I was at a business lunch the other day with a straightlaced accountant and an equally stuffy insurance agent (both white males), trying to promote my law practice when instead, the subject of my writing came up. You see, I’m in that “place” again, where I’m consumed by my characters' voices demanding airtime inside my head. So engrossed have I become with my latest story that I'm having trouble focusing on anything else, including blogging, posting on Facebook or Twitter, or breaking bread with business acquaintances.

I began speaking about my fourth novel in progress, Stage Daughter, something of a tribute to the culturally rich and ethnically diverse Bay Area. I excitedly told them about my biracial main character, a single mom bringing up a troubled twelve-year-old girl. My latest protagonist, Sonya Schoenberg, is a 40-year-old closeted lesbian who swore off men thirteen years ago after seducing and becoming pregnant by Aziz, a handsome, successful business owner who happens to be Muslim. She's a frustrated, fading beauty who, after being discarded by her birth mother, was emotionally abandoned by her adoptive parents once they unexpectedly produced a biological child of their own. So when Sonya's daughter, Razia, sets out to find her father (a man who rejected Sonya in favor of an arranged marriage with a traditional Muslim woman), Sonya feels a deep sense of betrayal. And the fun really begins when Aziz decides he wants to step up and be a dad to his newly-discovered firstborn child.

“How do you come up with this stuff?” the insurance guy wanted to know. I've heard that some writers look to their dreams for inspiration, but I feel no similar need to venture to “the other side” when real life affords so much rich material. My largely autobiographical first novel, Later With Myself: The Misadventures of Millie Moskowitz, puts on display the dysfunctional circus that was my childhood; my second, An Unexpected Exile, pokes fun at every obsessive, sex-crazed, abusive relationship I ever had (or witnessed) during my twenties. My third novel, The Floater, candidly unveils the professional and personal challenges a mistreated woman faces after struggling to become a lawyer (something I can personally relate to). And at the heart of Stage Daughter is my own slant on what it’s like to mother a smart-mouthed, angst-ridden adolescent.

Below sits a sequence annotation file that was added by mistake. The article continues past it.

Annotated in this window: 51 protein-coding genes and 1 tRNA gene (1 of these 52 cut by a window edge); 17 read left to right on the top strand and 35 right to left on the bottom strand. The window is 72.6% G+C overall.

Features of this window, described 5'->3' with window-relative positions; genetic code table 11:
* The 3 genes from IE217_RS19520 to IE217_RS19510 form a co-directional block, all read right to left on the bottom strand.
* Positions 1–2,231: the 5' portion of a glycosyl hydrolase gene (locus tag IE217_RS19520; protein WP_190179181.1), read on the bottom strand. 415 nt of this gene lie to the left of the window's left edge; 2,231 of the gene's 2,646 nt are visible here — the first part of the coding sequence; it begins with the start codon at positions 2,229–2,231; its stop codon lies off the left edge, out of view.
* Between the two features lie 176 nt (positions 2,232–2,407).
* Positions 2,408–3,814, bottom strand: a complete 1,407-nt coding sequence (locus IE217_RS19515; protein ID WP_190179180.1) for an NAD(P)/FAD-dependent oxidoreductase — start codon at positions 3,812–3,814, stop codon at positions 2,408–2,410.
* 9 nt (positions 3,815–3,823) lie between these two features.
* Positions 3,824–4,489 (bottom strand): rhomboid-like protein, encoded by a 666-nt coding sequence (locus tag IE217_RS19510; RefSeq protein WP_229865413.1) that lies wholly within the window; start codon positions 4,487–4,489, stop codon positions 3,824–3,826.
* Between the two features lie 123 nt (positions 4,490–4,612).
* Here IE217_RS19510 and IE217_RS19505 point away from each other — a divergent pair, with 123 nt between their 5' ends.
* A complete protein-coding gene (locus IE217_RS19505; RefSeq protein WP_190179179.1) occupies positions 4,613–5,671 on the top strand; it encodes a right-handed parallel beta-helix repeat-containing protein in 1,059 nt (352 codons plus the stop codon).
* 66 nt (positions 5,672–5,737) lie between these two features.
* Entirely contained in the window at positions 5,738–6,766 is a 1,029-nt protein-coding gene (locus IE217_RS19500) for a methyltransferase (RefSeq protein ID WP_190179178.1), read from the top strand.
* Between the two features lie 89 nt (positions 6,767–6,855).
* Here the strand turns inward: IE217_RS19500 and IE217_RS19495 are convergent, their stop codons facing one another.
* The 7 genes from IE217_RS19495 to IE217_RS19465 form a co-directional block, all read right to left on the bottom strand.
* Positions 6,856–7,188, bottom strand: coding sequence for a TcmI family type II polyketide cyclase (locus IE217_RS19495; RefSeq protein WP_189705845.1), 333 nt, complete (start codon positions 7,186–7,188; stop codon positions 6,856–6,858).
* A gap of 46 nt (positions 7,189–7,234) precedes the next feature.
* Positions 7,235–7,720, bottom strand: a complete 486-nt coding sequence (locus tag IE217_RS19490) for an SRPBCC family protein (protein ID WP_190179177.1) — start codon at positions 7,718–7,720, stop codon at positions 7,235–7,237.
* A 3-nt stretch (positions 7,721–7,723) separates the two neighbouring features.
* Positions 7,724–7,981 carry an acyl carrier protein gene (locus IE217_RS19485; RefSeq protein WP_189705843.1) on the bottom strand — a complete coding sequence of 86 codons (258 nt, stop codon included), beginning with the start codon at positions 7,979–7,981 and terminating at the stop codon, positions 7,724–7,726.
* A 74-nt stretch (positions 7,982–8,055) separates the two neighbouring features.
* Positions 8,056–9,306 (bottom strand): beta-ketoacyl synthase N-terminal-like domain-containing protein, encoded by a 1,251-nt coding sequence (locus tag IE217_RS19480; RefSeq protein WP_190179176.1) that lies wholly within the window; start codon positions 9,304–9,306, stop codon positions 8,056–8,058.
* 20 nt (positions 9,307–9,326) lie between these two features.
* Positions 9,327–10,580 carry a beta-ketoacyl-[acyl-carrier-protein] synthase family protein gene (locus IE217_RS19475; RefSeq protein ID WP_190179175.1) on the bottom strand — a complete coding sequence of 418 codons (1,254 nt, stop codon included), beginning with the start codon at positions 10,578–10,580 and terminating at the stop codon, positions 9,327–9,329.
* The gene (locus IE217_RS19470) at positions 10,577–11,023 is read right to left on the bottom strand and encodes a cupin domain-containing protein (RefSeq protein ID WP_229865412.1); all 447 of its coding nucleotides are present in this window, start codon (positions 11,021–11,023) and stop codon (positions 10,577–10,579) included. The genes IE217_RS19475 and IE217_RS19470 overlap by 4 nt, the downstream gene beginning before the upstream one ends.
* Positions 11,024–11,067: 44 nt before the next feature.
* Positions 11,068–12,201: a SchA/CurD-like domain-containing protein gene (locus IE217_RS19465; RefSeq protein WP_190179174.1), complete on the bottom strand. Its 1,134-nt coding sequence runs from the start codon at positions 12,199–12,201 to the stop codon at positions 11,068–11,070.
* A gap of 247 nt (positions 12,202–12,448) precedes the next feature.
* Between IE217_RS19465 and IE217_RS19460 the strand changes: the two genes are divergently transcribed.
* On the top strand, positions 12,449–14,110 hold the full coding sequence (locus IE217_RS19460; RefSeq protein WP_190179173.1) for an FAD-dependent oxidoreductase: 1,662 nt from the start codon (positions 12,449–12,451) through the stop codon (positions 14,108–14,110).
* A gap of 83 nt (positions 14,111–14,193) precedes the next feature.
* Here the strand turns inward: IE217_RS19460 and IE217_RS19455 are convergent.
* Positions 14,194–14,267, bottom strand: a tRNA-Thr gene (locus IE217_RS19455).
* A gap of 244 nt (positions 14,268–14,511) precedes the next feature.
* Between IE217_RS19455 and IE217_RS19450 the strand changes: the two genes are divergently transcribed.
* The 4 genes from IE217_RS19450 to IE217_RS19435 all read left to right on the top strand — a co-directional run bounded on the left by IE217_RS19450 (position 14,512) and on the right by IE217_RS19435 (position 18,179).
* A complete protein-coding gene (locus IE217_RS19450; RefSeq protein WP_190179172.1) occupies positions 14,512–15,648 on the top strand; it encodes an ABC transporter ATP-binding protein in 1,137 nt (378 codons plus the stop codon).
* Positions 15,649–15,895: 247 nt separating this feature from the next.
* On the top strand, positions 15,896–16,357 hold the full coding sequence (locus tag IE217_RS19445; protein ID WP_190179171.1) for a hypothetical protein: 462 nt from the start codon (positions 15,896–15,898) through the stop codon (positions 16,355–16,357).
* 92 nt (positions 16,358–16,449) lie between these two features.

I'll admit to dishing a kind of reflective personal truth through my stories, which isn't everyone's cup of tea. My novels are characteristically blunt and graphic, and they don't fit into neat “genres” or appeal to specific “markets.” Just as real life rarely conforms to pat expectations, I prefer to offer my own offbeat perspectives on families, relationships, and dreams both dashed and fulfilled. And because I choose not to tailor my story lines or characters to a mass market audience, I may never get published.

What I get instead is the satisfaction of people opening up and telling me their stories. At first, I was surprised to learn that everyone has at least one—including my seemingly conservative lunch companion. The insurance agent sadly recounted how his father finally "came out" just a few years ago, when he was already in his thirties and raising children of his own. His dad had married, had a family, and lived his entire life as a "straight" man, as was expected during that recently bygone era. Sounds like it's got the makings of a best-seller, if you ask me. But, then again, what do I know?